Optics are a whole different level of physical tolerance and QC, but my understanding is that Meade and Celestron, at one time the GM and Ford of the world, became engaged in a patent battle over computerized telescopes which weakened them both and the Chinese simply swooped in. Domestic high-end makers are doing just fine; Astro-Physics has had a ten-year waiting list for as long as I can remember, and there are small firms like TEC, Questar, Televue and Zambuto Optical catering to the more elite end of the telescope and optics market. Celestron still has a manufacturing plant in California, where I believe it is headquartered. The interesting thing is how traditional Japanese suppliers, who at one time made all ancillary parts for Celestron and Meade (eyepieces, finders, etc), were also undercut and forced out in the same fashion.

    And I think Orion is probably right about the price-fixing.

  • Phill O

    Have not bought a telescope in over 30 years. Eyepieces have been my wallet drainage though, having a particular attraction to Al & Dave Naglers products. They are great in my Dobs (10″ f=5, 12.5″ f=5.6, 20″ f=4 and 32″ f=2.4).

    I remember the early 50’s and the poor quality optics in Meade and Celestron CATs. I have an 8″ Celestron from this era (the last scope purchased). The images are fine and have dedicated this to solar observing of spots. Not much to see lately in neutral density views.

    Great optics are labor intensive. Who would pay $250,000.00 for my 32″.

    The Chinese have the market in polishing compounds; another thing lost by politicians who sold out.

    Jean Chretien sold Canada to china some years ago. You know who all sold out America.

  • Phill O

    Correction, that should be early 80s not 50s. In the early 50s, people made their own mirrors.

  • pzatchok

    I would say the market is flooded.

    I can find those cheap Chinese ones in WalMart a few times a year. Cheap as in less than 80 bucks.
    Good enough for pretty views of the moon but not much else.

    The next step up is hundreds of dollars just for the telescope. Not including the mount or camera. And who wants one without a camera?

    Telescope kits might be something that is more affordable and possible. Parts that fit standard PVC pipe. A cheap camera adapter to fit your cell phone to the telescope. A blue tooth controlled mount so your phone can be the controller.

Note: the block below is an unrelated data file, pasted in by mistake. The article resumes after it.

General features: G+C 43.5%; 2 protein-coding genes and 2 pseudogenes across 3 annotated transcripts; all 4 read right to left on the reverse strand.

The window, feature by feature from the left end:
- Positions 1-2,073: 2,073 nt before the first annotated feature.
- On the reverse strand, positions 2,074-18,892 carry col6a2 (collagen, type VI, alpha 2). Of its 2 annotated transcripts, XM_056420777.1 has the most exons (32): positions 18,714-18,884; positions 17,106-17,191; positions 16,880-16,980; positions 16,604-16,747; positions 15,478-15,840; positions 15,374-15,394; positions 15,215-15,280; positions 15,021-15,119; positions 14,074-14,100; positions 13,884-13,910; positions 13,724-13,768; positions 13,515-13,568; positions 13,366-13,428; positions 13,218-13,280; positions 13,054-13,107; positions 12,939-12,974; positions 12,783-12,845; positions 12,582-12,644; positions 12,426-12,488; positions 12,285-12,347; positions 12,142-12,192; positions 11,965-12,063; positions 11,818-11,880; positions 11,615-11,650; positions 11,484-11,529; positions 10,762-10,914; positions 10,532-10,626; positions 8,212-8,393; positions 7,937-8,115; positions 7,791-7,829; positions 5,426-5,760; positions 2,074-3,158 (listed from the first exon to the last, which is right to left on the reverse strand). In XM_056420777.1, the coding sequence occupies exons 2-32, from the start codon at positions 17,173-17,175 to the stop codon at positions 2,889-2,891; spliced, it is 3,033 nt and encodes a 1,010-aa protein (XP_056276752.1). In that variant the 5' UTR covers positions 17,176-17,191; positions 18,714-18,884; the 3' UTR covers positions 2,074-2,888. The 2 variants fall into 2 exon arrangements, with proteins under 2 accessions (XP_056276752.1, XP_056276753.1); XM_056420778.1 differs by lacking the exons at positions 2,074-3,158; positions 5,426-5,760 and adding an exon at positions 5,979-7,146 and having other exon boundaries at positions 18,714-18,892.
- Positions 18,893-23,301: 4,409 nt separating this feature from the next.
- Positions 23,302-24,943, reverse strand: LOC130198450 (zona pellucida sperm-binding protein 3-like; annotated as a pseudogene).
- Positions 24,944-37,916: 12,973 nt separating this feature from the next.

• wayne

    Phill O–
    Good stuff.
    and yeah– in the 1950’s & 1960’s, practically everyone ground their own mirror. (and every University and Community College, constructed a Planetarium and/or built an observatory.)

  • Gary M.

    I got in the hobby 4 years ago with a Chinese 10″ f/5.0 Dob. Bought it used on Craigslist for $300. Found out I enjoyed the hobby and aperture fever struck. After a 14 month search I found a used USA made Custom 16″ f/4.0 Dob with a USA made mirror. I drove half across the Continent to get it. And just like Phil O I now spend a pile of dollars to buy eyepieces by the fine folks at Televue. The Chinese provided an inexpensive entry but a lot of the accessories I think I need are often made by small family companies here at home.

    I would drive half way across the Continent to get a peak through that 32″ f/2.4. Must provide some awesome views.

  • wayne

    Gary M.
    Great stuff!
    –the largest telescope I’ve had experience with was a 12 inch (Dobsonian.) Prior to that, a 6 inch Celestron, straight out of 1969.
    16 & 32 inches?— mind-boggling light-buckets!

    –Don’t know if this was mentioned in the original article– there are 2 major broad market segments for “telescopes,” ; mass market refractors, and “everything else” (of varying quality)

    Tangentially– http://www.archive.org has an extensive collection of “Sky & Telescope” magazines available from 1945-2000-ish or so.
    (highly recommend the 1960’s era issues for an ‘as-it-happened’ perspective on the space-race. And every issue had extensive info on telescope making.)

  • John Sexton

    Remember Hubble?

  • pzatchok

    hubba bubble